Family believes death of woman sent home from hospital in taxi was preventable

WINNIPEG — The death of a Winnipeg woman who collapsed after being discharged from hospital and sent home in a taxi was preventable, her family’s lawyer asserted Wednesday.

Deryk Coward told the provincial inquest into the death of Heather Brenan that doctors at Seven Oaks Hospital were so intent on discharging the woman, they acted without doing a full round of tests.

“No complete functional assessment was done on Ms. Brenan prior to discharge,” he said.

Coward also said that despite continuing health problems, “the momentum for Ms. Brenan’s eventual discharge was well underway” a day earlier.

Brenan was 68, severely obese and suffered from a list of problems when she went to the hospital in January 2012. She suffered from dehydration, hypertension, diabetes, poor kidney function and had a hard time swallowing when she arrived.

There were no beds available in the regular wards, so Brenan was kept in the emergency department for her four-day stay.

As she underwent a battery of tests her kidney function and vital signs improved. The tests showed no physical blockage preventing her from swallowing. She was eventually sent home after the hospital arranged to have a friend meet her there.

The inquest was told Brenan struggled to walk from the taxi to her doorway, taking about 20 minutes with a walker to cover the 15-metre distance. She collapsed and was rushed back to hospital unconscious where she later died.

An autopsy determined that Brenan died from a blood clot in her leg caused by deep vein thrombosis that had not been detected in the hospital. The clot would have travelled to an artery near her heart and lodged there almost immediately before she collapsed, a pathologist testified.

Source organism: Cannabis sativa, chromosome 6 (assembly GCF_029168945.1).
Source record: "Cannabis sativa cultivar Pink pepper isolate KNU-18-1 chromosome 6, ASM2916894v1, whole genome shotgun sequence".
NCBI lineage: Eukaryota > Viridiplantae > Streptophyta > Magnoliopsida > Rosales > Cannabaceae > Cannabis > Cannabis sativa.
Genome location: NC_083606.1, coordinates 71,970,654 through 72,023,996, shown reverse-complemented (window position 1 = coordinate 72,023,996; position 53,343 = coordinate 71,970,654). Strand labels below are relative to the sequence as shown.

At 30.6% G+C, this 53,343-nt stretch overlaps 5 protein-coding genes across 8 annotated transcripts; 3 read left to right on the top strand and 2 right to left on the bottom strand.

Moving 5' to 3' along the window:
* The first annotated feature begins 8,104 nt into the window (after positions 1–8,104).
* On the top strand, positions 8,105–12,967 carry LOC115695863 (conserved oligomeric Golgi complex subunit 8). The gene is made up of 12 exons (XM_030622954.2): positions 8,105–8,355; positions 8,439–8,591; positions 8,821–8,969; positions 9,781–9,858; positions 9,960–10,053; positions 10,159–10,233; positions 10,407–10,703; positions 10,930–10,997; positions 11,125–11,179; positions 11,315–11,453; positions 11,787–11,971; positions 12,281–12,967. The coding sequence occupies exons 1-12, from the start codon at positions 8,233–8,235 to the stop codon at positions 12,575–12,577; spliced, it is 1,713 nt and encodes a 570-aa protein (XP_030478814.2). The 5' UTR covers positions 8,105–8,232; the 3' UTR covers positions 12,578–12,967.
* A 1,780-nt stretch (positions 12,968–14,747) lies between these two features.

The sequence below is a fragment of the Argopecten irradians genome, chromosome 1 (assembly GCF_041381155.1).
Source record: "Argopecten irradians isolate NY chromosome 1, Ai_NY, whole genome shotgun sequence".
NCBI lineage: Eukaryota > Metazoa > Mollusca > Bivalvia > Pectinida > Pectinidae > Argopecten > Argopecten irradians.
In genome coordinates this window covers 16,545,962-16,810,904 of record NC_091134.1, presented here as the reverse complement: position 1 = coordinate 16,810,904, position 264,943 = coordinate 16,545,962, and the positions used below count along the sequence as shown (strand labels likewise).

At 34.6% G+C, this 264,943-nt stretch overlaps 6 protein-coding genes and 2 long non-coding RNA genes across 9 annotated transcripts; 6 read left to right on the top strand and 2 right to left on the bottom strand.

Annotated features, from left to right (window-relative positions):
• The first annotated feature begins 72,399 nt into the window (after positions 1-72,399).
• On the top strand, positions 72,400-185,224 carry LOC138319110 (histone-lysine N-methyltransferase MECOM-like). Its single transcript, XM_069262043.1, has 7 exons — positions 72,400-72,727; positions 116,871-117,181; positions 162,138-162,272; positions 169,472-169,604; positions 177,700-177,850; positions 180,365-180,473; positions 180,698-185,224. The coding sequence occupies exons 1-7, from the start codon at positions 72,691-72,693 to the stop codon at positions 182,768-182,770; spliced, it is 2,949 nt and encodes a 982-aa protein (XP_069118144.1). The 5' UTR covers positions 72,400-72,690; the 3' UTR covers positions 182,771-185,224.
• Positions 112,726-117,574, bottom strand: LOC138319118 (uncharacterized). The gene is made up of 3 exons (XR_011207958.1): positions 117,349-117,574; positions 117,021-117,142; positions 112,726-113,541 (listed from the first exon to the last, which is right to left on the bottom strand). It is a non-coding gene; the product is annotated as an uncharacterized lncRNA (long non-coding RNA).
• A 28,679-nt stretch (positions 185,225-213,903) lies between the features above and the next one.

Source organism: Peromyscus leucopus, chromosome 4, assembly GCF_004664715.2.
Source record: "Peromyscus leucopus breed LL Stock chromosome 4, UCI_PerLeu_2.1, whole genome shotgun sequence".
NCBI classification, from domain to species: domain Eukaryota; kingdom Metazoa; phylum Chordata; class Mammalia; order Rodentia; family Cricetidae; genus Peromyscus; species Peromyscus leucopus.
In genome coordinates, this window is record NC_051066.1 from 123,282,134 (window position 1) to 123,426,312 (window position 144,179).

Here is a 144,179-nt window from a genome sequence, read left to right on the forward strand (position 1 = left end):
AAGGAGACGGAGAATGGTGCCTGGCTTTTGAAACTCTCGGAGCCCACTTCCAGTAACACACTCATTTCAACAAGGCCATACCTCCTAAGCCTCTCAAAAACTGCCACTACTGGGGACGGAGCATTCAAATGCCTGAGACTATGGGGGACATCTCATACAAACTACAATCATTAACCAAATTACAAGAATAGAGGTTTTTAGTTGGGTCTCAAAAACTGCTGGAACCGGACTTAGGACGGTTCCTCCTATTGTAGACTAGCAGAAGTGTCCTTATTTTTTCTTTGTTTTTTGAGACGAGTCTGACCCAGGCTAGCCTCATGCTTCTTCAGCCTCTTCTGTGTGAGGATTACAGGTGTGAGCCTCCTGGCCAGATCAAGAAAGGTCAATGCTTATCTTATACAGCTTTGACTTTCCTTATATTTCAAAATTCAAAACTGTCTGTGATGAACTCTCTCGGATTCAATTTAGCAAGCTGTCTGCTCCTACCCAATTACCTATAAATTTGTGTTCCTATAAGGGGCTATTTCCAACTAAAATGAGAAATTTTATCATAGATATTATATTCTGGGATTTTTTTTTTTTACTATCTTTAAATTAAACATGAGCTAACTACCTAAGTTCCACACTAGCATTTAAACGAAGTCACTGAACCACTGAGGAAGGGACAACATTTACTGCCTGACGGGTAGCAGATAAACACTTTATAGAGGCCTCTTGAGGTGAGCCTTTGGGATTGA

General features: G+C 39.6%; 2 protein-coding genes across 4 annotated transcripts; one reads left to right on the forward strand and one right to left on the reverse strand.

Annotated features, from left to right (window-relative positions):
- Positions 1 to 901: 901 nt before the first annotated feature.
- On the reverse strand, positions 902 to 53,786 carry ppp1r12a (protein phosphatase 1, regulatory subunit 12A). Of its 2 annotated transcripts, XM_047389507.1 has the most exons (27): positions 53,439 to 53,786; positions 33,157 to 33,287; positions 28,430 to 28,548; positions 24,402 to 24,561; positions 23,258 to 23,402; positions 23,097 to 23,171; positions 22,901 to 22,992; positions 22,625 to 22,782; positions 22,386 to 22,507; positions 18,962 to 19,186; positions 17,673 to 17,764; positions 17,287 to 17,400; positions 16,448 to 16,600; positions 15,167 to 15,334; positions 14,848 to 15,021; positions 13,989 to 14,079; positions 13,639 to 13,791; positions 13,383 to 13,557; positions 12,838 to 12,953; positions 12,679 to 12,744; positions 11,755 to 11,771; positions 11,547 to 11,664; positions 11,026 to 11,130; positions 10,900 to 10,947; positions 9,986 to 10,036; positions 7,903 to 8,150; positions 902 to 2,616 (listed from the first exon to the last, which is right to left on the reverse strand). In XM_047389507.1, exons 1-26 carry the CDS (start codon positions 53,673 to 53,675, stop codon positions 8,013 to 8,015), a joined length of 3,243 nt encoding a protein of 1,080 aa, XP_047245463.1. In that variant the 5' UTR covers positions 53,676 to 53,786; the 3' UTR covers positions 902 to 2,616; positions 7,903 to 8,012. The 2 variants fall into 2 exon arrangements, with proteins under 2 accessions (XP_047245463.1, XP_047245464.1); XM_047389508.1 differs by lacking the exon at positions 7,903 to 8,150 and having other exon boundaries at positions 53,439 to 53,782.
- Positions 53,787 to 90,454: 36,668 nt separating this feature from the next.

Brenan’s family has said she should not have been discharged because she was still in ill health and was struggling to move around on her own.

But hospital officials told the inquest that Brenan had been walking on her own in hospital. They said no one could have predicted her death, because it was not connected to any of the ailments for which she sought treatment.

“Had she had some presenting symptoms (of deep vein thrombosis), then some criticism might be levied,” Bill Olson, the lawyer for the hospital and the Winnipeg Regional Health Authority, told the inquest.

“There was nothing to suggest to anybody at Seven Oaks … that this was requiring investigation.”

Hospital officials earlier said a full round of tests were done on Brenan for any problems related to her symptoms. One was cut short because she had low blood-oxygen levels, but the doctors had all the information they needed from that probe.

Brenan would likely have died from the blood clot in hospital just as suddenly as she died after going home, Olson added.

The inquest governed by provincial court Judge Margaret Wiebe is to make recommendations to prevent similar deaths. Wiebe is expected to take several months before issuing her findings.

Olson said many changes have occurred since Brenan’s death.

Discharge procedures have been strengthened and a new electronic chart system is being used by nurses.

 

Steve Lambert, The Canadian Press